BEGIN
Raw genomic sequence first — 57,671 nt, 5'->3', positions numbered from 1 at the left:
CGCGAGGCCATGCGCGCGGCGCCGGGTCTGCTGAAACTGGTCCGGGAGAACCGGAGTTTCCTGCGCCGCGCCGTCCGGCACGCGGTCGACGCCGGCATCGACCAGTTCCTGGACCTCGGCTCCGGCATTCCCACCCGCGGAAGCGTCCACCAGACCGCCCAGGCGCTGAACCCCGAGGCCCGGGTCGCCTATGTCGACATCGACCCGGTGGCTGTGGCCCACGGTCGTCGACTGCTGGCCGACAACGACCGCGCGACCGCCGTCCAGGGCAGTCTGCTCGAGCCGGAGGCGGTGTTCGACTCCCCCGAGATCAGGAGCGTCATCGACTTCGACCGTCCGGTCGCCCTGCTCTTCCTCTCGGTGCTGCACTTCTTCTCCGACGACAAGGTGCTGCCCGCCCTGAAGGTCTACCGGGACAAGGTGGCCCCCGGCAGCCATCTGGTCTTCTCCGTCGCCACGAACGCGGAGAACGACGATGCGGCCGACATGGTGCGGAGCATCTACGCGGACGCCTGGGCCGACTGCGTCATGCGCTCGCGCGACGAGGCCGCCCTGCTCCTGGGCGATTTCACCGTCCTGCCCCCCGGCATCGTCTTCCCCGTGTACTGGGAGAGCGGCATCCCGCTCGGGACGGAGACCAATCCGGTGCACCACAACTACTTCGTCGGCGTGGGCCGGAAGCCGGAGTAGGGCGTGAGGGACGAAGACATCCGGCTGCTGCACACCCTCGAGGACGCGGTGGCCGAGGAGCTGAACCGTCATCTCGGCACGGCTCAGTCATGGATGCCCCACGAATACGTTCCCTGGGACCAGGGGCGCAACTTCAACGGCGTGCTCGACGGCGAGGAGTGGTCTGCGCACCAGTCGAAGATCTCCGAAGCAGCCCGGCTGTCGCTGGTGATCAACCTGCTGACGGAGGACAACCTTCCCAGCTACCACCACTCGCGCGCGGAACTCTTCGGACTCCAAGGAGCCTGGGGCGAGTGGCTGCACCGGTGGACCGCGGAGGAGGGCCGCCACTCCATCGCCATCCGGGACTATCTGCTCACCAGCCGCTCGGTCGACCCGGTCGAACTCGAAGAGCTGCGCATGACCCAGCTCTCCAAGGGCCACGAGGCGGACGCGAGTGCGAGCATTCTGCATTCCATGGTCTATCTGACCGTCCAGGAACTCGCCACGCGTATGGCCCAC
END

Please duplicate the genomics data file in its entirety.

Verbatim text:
Raw genomic sequence first — 57,671 nt, 5'->3', positions numbered from 1 at the left:
CGCGAGGCCATGCGCGCGGCGCCGGGTCTGCTGAAACTGGTCCGGGAGAACCGGAGTTTCCTGCGCCGCGCCGTCCGGCACGCGGTCGACGCCGGCATCGACCAGTTCCTGGACCTCGGCTCCGGCATTCCCACCCGCGGAAGCGTCCACCAGACCGCCCAGGCGCTGAACCCCGAGGCCCGGGTCGCCTATGTCGACATCGACCCGGTGGCTGTGGCCCACGGTCGTCGACTGCTGGCCGACAACGACCGCGCGACCGCCGTCCAGGGCAGTCTGCTCGAGCCGGAGGCGGTGTTCGACTCCCCCGAGATCAGGAGCGTCATCGACTTCGACCGTCCGGTCGCCCTGCTCTTCCTCTCGGTGCTGCACTTCTTCTCCGACGACAAGGTGCTGCCCGCCCTGAAGGTCTACCGGGACAAGGTGGCCCCCGGCAGCCATCTGGTCTTCTCCGTCGCCACGAACGCGGAGAACGACGATGCGGCCGACATGGTGCGGAGCATCTACGCGGACGCCTGGGCCGACTGCGTCATGCGCTCGCGCGACGAGGCCGCCCTGCTCCTGGGCGATTTCACCGTCCTGCCCCCCGGCATCGTCTTCCCCGTGTACTGGGAGAGCGGCATCCCGCTCGGGACGGAGACCAATCCGGTGCACCACAACTACTTCGTCGGCGTGGGCCGGAAGCCGGAGTAGGGCGTGAGGGACGAAGACATCCGGCTGCTGCACACCCTCGAGGACGCGGTGGCCGAGGAGCTGAACCGTCATCTCGGCACGGCTCAGTCATGGATGCCCCACGAATACGTTCCCTGGGACCAGGGGCGCAACTTCAACGGCGTGCTCGACGGCGAGGAGTGGTCTGCGCACCAGTCGAAGATCTCCGAAGCAGCCCGGCTGTCGCTGGTGATCAACCTGCTGACGGAGGACAACCTTCCCAGCTACCACCACTCGCGCGCGGAACTCTTCGGACTCCAAGGAGCCTGGGGCGAGTGGCTGCACCGGTGGACCGCGGAGGAGGGCCGCCACTCCATCGCCATCCGGGACTATCTGCTCACCAGCCGCTCGGTCGACCCGGTCGAACTCGAAGAGCTGCGCATGACCCAGCTCTCCAAGGGCCACGAGGCGGACGCGAGTGCGAGCATTCTGCATTCCATGGTCTATCTGACCGTCCAGGAACTCGCCACGCGTATGGCCCAC